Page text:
Santa Clara County Probation Adult Probation Department promotes community safety and serves the community by providing services to adult clients that include:
- Assessments and sentencing services per Court instruction to adult clients.
- Treatment and rehabilitation opportunities; and
- Supervision services, re-entry, pretrial, realignment (AB 109) and other specialized probation supervision programs.
Office locations: San Jose, Palo Alto and Morgan Hill
Frequently Asked Questions (FAQs)
Adults (≥18 years of age) convicted of a crime may not have their record sealed. Under certain circumstances the conviction may be set aside, and the case dismissed by the Court. This procedure is called Record Clearance. Court appearance and legal representation are not required. The process may take up to six months.
- Record Sealing Application
- Request a records clearance application: (408) 435-2061
In California, you have the right to vote while you are on probation. You must be a United States citizen, a resident of California, and at least 18 years old.
In 2020, California voters approved Proposition 17, amending the state’s constitution to automatically restore voting rights upon release from prison. For more information visit: Voting Rights: Persons with a Criminal History :: California Secretary of State.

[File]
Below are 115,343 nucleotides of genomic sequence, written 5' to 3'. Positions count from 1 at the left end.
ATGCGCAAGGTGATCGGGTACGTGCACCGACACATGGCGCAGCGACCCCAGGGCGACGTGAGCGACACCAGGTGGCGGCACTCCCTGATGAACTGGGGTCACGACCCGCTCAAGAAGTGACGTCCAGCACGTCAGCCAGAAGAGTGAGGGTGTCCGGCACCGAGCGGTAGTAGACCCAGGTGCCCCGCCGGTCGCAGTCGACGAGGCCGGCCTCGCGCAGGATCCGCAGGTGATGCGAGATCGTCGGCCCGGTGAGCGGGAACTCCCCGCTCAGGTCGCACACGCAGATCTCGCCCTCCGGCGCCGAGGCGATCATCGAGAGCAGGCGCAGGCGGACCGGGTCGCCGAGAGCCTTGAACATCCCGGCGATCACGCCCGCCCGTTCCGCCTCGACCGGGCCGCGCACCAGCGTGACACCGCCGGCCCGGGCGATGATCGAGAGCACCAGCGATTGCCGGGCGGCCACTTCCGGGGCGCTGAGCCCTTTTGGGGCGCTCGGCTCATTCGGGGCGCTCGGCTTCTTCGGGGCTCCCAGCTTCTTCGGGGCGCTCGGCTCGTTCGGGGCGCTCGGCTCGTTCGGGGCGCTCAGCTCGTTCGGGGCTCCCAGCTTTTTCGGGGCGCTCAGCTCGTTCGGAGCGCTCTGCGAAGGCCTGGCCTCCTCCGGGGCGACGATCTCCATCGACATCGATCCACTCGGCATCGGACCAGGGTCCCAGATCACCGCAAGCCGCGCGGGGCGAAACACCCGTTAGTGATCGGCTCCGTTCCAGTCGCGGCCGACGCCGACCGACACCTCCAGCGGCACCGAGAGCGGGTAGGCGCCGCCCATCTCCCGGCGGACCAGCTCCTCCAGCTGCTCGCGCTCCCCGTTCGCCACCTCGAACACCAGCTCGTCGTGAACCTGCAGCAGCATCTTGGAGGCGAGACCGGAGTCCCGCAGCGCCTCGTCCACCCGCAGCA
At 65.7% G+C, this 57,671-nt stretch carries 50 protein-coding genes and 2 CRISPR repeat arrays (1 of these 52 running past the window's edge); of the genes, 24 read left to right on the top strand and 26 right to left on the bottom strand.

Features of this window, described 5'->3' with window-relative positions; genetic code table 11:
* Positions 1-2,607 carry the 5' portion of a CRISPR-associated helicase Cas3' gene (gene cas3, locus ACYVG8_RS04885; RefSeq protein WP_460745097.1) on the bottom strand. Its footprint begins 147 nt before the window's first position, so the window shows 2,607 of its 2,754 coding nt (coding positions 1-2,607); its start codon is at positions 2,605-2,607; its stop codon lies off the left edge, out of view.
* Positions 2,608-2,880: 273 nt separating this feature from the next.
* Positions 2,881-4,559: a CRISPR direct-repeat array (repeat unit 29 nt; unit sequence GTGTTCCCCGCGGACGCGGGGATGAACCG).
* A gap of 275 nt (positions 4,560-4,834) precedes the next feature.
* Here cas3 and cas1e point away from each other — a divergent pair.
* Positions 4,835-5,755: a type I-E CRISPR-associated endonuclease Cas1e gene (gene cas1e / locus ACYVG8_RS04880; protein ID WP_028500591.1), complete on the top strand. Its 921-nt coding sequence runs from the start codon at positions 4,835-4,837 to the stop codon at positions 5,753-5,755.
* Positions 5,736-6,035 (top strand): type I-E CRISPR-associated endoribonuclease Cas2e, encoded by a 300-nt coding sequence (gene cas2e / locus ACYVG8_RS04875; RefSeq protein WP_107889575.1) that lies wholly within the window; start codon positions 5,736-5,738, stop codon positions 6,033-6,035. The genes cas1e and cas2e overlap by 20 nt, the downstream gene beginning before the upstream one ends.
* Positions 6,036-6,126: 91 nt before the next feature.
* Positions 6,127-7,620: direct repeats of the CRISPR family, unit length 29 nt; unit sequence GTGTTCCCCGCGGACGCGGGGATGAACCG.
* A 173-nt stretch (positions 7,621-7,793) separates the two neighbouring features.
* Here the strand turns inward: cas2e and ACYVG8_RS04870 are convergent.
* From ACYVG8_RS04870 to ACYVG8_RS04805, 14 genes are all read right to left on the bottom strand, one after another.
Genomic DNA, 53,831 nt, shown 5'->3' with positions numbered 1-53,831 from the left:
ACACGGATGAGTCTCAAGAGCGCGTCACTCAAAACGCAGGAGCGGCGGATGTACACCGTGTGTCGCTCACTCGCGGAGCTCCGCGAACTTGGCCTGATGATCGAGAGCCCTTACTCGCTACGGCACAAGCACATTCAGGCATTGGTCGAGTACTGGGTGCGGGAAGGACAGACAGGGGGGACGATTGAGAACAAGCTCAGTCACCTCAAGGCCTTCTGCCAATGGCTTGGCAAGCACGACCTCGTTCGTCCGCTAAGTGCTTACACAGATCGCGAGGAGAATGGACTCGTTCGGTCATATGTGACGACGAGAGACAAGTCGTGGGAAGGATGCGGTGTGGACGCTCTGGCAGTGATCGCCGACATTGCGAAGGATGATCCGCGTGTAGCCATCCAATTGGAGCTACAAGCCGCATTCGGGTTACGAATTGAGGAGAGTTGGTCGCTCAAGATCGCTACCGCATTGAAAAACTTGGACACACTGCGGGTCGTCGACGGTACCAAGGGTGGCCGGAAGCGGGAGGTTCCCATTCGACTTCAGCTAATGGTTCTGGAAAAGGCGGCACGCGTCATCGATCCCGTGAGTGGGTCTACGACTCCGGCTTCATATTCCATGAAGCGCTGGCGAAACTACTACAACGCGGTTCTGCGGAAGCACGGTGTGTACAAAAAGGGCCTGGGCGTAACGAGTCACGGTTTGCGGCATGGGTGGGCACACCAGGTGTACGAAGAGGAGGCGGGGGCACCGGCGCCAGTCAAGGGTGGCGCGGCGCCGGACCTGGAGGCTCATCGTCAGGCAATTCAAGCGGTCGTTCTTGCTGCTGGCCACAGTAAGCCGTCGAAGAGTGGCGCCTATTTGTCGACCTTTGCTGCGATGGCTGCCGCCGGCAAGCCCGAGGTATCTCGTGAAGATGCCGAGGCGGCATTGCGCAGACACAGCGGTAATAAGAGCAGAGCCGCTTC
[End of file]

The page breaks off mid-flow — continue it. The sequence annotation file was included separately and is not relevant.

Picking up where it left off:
Contact the Records Room: (408) 435-2000.
Contact the Public Defender's office: (408) 299-7700.
There are several options.
- Contact your local police department; or
- Contact the Probation Department Administrative Services for assistance: (408) 435-2000
It is recommended that you contact your local police department, and file a report.
In Adult Court law, probation is a suspended sentence. The Court requires that an offender be supervised by a probation officer for a specific period of time, usually three years. If the offender violates probation, the Court may impose the sentence the law prescribes for the crime(s) committed. It may mean prison for a felony or up to one year in jail for a misdemeanor law violation. The Court may impose certain requirements be fulfilled before probation can expire. Those "conditions of probation" may include a jail sentence, a fine, victim restitution, drug testing, completion of a treatment program, etc.